After 70 years of marriage, Clarence and Eva Reid have seen a lot together.
The Truemanville couple, who will celebrate their platinum anniversary on March 21, said there have been good times and bad times for them over the past seven decades, but their focus on the positive things has kept them going.
"We've had our ups and downs, but, thank goodness, we forget about the downs," said Clarence, 92.
Originally from Fenwick, Clarence later moved to Warren and grew up there, while Eva's family moved to Truemanville from West Brook.
The couple recalled the night they met at the Amherst movie theatre in 1939.
"My brother and I were going to the show on Saturday night, the 9 p.m. show," he said. "When we got there, we saw these two lovesick girls going in. To this day, I don't know what happened, but, for some reason, we bought tickets and sat right behind them."
Then, their stories start to differ.
"They kept looking around at us..." said Clarence.
"That's wrong!" exclaimed Eva, shaking her finger at him. "Your brother knew the girl that was with me!"
After the show, they all stopped for Tom hotdogs and hamburgers at Tom Gamble's stand nearby. Clarence remembered that the movies, the food and their drinks totaled a cost of less than 25 cents.
So began their courtship, but it wasn't long before they had to part ways. He had always talked about going west to seek work, and he couldn't turn down the invitation when a couple friends from Leicester decided to go and invited him along. He remembered going to Eva's house to deliver the news, and then seeing her run to the pantry with tears in her eyes. She later blamed this on the onions she was peeling.
But the west did not bring riches for the man from Cumberland County, and Clarence said he eventually decided to "hobo home," wondering if Eva was still there or if she had found someone else.
"I went up to see how she got along while I was gone," he said. "I borrowed my stepfather's truck and went up, and saw the house all lit up. That's when I turned around, because I thought there must be a wedding going on."
Deciding he would be brave and go inside to congratulate her, he knocked on the door, only to find a goose supper, and a girl very happy to see him.
Clarence and Eva were married on March 21, 1940. There had been a snowstorm that day, and they had to wait until the roads were plowed before he could send a taxi for her. The wedding took place at the Immanuel church parsonage in Amherst.
"The war was going on, so she was quite desperate," he joked. "Men were getting scarce, so she muckled on to the first one that came along."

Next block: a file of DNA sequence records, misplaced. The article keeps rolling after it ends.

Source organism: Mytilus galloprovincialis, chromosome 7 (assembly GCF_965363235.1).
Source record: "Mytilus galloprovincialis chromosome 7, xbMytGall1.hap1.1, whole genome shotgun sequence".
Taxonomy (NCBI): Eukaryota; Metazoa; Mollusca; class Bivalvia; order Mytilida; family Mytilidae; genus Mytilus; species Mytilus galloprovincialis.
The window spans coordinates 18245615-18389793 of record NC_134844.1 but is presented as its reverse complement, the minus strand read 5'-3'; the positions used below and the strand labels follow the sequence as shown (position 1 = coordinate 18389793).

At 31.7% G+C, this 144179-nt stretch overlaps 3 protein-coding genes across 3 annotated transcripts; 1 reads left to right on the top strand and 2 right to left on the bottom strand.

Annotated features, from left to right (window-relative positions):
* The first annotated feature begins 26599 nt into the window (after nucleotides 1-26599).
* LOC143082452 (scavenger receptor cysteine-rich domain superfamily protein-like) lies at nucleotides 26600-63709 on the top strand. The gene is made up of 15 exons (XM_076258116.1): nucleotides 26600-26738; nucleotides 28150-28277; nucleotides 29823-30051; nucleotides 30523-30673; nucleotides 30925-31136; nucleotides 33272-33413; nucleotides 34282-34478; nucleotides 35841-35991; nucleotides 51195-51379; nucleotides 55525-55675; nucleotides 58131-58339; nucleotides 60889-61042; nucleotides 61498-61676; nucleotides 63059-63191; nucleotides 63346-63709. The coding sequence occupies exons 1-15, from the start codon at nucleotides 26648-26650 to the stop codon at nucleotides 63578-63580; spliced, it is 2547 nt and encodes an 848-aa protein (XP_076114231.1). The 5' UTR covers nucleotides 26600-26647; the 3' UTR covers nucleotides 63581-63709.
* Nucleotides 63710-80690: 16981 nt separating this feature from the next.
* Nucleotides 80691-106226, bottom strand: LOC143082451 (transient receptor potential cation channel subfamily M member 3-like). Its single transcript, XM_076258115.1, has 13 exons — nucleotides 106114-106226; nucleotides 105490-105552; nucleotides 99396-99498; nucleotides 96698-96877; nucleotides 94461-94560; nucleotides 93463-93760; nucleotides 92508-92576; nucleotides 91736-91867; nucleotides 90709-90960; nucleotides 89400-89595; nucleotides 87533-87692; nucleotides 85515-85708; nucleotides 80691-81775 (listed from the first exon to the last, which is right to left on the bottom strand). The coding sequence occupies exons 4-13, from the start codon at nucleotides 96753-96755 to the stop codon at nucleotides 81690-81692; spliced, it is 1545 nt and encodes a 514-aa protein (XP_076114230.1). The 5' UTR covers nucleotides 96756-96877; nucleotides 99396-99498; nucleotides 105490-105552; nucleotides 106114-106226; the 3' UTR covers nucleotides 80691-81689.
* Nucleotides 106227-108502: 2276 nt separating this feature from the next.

Without work, the couple found out about a farmer in Warren who was moving away and looking for someone to run his farm for him. The Reids took on the job, and were paid $30 a month for their efforts, until they were later able to buy the farm with help from the government.
They worked hard, farming sheep and cattle, and soon had a family to raise. They had two sons and two daughters, but lost both sons, one to crib death and one to croup.
Clarence credited his wife for putting up with the "worst of the bargain," looking after the children and the household chores while he was in the woods, and helping with the hoeing in the springtime. Eva later worked for 18 years at the deaf school, looking after the children there. It was 30 years into the marriage before they had enough money saved to go on their honeymoon.
"We went to Washington State," he recalled. "We were there when man first walked on the moon. That was one of the best trips. We had never been away before."
All these years later, they are thankful for the life they have had, and consider themselves to be in relatively good health, although Clarence has had part of his stomach removed due to cancer, and is now battling prostate cancer. He had to give up farming at the age of 70 after being kicked by a cow and left unable to work. They moved to their current Truemanville home soon after.
Through it all, they stayed together. When Clarence wanted to take a trip to the Yukon only a month after his stomach surgery, Eva stood by his decision and went on the trip with him.
"I think maybe we were both born and brought up to the fact that, once you did something, you saw it through," said Eva.
Their daughters now live in Halifax and Saskatchewan, but their walls are covered with photos of their many grandchildren, great-grandchildren and great-great-grandchildren. No longer able to drive, they depend on taxis when they need to get out, and are considering giving up the home and moving into town.
While the couple keeps mainly to themselves, they do get out to the weekly card parties at Fort Cumberland Manor, for which Clarence always bakes a cake.
Recreation co-ordinator Virginia Spence said they are a very special couple, and a lot of fun to be around.
"They've been coming here ever since I've been here," she said. "They're a lovely couple. She's such a delight, giddy like a schoolgirl."
At this week's card party, the couple was presented with letters from Prime Minister Stephen Harper, Governor-General Michaelle Jean, Premier Darrell Dexter, and other dignitaries.
Although the couple lost their original marriage certificate in a long ago house fire, Spence managed to create a replica of the certificate, thanks to some research on the Internet.
Clarence and Eva, who seemed surprised by the attention, summed up the success of their long marriage to one thing.
"Always look on the sunny side of life," said Clarence, with a tear in his eye. "Because you don't have to go very far to find someone who has it a lot worse than we have."